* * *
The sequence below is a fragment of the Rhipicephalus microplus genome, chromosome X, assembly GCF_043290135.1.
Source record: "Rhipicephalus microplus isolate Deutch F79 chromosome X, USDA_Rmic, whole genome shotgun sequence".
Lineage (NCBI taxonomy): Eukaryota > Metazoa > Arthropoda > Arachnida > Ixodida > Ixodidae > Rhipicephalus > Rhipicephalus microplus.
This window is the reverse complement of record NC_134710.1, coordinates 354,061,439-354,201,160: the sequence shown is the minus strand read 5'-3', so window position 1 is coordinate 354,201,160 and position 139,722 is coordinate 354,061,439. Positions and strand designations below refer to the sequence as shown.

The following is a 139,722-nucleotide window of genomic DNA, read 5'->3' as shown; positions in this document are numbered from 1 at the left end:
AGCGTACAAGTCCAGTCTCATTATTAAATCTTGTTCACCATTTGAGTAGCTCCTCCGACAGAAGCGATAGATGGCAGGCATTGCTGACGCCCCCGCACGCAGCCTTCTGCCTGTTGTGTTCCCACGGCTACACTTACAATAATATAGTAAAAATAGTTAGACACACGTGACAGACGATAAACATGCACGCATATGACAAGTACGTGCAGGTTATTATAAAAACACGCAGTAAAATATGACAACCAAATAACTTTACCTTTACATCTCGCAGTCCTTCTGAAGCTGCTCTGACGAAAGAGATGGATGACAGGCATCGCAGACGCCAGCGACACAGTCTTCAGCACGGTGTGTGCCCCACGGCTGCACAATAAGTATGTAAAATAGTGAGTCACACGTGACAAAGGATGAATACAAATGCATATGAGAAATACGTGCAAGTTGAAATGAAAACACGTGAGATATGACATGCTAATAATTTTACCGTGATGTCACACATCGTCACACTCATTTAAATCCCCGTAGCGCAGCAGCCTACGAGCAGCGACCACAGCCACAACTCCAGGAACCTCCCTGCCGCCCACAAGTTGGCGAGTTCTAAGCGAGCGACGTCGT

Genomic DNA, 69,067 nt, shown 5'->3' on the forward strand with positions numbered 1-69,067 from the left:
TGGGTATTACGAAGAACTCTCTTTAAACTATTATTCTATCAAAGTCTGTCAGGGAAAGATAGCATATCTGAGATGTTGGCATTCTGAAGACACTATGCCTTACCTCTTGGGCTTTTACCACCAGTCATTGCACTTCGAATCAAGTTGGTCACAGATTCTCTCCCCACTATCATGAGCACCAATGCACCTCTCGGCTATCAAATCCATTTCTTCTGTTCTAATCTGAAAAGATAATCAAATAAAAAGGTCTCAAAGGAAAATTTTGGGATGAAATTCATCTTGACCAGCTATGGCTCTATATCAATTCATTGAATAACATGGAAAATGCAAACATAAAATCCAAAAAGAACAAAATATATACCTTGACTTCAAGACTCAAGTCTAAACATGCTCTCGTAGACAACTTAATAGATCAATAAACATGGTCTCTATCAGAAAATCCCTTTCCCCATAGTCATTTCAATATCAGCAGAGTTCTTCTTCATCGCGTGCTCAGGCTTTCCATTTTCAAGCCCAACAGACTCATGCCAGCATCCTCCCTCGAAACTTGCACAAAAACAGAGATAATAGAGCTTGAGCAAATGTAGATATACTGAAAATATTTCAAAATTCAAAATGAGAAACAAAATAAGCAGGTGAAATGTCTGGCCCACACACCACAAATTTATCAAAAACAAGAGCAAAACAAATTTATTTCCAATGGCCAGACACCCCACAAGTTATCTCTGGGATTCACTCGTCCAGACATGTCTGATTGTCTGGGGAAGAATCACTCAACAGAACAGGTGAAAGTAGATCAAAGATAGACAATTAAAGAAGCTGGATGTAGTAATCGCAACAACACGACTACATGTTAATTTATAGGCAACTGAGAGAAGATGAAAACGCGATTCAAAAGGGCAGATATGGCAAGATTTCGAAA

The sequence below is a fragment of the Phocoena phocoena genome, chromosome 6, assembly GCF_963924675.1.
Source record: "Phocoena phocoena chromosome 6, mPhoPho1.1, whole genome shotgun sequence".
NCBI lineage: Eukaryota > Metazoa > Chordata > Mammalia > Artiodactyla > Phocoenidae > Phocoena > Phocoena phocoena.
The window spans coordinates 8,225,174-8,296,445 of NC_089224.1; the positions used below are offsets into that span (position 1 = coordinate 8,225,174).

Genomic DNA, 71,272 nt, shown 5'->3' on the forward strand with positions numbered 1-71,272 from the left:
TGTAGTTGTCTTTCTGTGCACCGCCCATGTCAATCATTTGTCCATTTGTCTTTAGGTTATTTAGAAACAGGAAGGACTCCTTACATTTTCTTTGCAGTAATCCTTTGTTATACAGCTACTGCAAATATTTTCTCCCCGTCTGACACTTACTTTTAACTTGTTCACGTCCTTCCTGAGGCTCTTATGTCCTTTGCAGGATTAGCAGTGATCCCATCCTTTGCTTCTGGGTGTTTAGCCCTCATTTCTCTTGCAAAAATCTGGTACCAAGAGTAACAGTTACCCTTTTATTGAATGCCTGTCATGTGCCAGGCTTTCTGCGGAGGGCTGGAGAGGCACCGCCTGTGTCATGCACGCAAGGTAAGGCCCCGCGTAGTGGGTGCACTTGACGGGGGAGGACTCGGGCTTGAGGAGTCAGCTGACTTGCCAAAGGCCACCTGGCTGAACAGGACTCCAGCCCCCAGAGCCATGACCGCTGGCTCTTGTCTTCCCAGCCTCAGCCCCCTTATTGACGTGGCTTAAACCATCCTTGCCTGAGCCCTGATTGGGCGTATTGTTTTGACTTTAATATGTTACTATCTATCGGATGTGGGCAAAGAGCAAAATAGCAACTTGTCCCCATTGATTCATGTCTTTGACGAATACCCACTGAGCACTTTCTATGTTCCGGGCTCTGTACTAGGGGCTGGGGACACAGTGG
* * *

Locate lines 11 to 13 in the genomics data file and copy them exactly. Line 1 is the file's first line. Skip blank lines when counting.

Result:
NCBI lineage: Eukaryota > Metazoa > Chordata > Mammalia > Artiodactyla > Phocoenidae > Phocoena > Phocoena phocoena.
The window spans coordinates 8,225,174-8,296,445 of NC_089224.1; the positions used below are offsets into that span (position 1 = coordinate 8,225,174).

Genomic DNA, 71,272 nt, shown 5'->3' on the forward strand with positions numbered 1-71,272 from the left: